Edo-Tokyo Open Air Architectural Museum, Koganei

This outdoor annexe to the Edo-Tokyo Museum is an architectural park on the outskirts of the city. Home to buildings from a Tokyo that has long since disappeared, it is a revelation. From farmhouses to public baths, prewar shops and even a kabuki theatre, there are buildings here that have been saved from the ravages of earthquakes and developers. The museum also has a number of private residences, including the 1942 home of the architect Kunio Maekawa.

3-7-1 Sakura-cho, Koganei
(inside Koganei Park)
+81 (0)42 388 3300

Shinjuku Gyoen National Garden, Shinjuku

Look at Tokyo from a tall building and you will see three distinct green areas: Yoyogi Park (and the adjacent Meiji Shrine), the gardens of the Imperial Palace and Shinjuku Gyoen National Garden. Whereas most Tokyo parks function as an extension of people’s living rooms, with the likes of dancing and music practice as standard, Shinjuku Gyoen has a small entry fee and strict rules including no alcohol or ball games. It was built on the site of a feudal lord’s residence, set over 600 sq m, and became an Imperial garden in 1906. Opened to the public in 1949, today it includes a formal French garden, a Japanese garden and a greenhouse. In spring the sight of its 1,100 cherry trees in bloom is one of the best that Tokyo has to offer.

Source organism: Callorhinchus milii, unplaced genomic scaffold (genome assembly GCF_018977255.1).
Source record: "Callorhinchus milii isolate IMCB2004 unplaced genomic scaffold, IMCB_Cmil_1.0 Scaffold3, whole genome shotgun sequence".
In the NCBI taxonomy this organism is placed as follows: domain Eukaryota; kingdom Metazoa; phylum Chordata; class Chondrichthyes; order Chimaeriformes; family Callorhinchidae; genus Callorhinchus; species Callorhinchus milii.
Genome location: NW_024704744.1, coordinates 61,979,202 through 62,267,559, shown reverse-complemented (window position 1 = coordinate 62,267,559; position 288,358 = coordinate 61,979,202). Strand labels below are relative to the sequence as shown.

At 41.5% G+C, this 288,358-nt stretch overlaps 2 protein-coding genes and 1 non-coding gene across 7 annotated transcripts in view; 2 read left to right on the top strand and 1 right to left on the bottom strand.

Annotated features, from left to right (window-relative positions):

11 Naito-cho, Shinjuku-ku
+81 (0)3 3350 0151

St Mary’s Cathedral, Sekiguchi

Prolific architect Kenzo Tange’s concrete St Mary’s Cathedral was built in 1964 to replace the original Catholic church on the site that was destroyed during the Second World War. From the ground, Tange’s design recalls a bird with outstretched wings soaring upwards to the heavens.

3-16-15 Sekiguchi, Bunkyo-ku
+81 (0)3 3945 0126

Images: Kohei Take, Getty Images

Go back: Tokyo


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Monocle 24

00:00 01:00

  • The Urbanist